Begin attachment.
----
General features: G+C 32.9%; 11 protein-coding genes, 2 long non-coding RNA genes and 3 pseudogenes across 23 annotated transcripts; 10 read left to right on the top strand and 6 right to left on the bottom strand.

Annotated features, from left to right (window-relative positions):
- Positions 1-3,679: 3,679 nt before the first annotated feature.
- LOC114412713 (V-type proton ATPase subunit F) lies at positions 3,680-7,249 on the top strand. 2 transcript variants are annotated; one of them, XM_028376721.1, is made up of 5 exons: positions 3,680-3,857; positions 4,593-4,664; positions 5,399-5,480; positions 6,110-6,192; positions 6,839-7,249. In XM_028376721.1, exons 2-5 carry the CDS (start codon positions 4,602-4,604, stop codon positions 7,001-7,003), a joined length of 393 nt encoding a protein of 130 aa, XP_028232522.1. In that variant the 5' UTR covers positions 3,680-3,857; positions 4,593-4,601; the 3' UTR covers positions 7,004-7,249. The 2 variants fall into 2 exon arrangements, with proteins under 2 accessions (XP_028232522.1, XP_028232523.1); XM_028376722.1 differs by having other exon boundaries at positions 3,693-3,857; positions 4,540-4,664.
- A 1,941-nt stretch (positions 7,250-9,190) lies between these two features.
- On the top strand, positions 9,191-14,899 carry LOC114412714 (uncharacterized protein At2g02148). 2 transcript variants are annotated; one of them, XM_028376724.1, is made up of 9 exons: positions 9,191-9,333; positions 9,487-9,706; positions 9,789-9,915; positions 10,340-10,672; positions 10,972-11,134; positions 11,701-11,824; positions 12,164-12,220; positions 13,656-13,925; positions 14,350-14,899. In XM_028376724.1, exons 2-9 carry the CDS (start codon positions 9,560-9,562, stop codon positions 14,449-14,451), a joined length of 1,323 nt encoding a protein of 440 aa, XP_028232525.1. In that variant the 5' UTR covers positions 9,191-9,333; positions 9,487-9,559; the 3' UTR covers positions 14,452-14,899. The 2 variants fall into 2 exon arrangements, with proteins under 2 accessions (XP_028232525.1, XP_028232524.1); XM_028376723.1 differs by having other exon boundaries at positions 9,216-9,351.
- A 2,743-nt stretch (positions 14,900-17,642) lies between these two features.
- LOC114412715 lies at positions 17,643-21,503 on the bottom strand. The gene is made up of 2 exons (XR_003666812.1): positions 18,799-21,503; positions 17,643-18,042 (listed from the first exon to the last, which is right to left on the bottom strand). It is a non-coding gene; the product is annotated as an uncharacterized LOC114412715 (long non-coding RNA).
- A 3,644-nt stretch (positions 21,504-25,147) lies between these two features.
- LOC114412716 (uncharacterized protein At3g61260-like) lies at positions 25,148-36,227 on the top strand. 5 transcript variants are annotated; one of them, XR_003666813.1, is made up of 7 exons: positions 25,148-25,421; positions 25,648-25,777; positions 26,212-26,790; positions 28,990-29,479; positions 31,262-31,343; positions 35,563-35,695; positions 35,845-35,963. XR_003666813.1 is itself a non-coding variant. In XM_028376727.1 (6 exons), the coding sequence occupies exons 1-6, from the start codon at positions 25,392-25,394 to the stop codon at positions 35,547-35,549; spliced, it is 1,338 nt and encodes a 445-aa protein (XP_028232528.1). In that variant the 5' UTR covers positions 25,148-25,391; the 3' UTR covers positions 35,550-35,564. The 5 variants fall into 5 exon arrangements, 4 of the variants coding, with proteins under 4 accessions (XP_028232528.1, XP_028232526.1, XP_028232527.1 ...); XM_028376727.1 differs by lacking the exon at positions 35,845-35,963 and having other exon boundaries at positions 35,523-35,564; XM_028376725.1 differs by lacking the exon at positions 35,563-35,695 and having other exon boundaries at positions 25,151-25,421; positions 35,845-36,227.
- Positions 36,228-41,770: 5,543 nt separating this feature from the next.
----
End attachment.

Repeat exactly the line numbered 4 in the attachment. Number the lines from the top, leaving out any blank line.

- LOC114412713 (V-type proton ATPase subunit F) lies at positions 3,680-7,249 on the top strand. 2 transcript variants are annotated; one of them, XM_028376721.1, is made up of 5 exons: positions 3,680-3,857; positions 4,593-4,664; positions 5,399-5,480; positions 6,110-6,192; positions 6,839-7,249. In XM_028376721.1, exons 2-5 carry the CDS (start codon positions 4,602-4,604, stop codon positions 7,001-7,003), a joined length of 393 nt encoding a protein of 130 aa, XP_028232522.1. In that variant the 5' UTR covers positions 3,680-3,857; positions 4,593-4,601; the 3' UTR covers positions 7,004-7,249. The 2 variants fall into 2 exon arrangements, with proteins under 2 accessions (XP_028232522.1, XP_028232523.1); XM_028376722.1 differs by having other exon boundaries at positions 3,693-3,857; positions 4,540-4,664.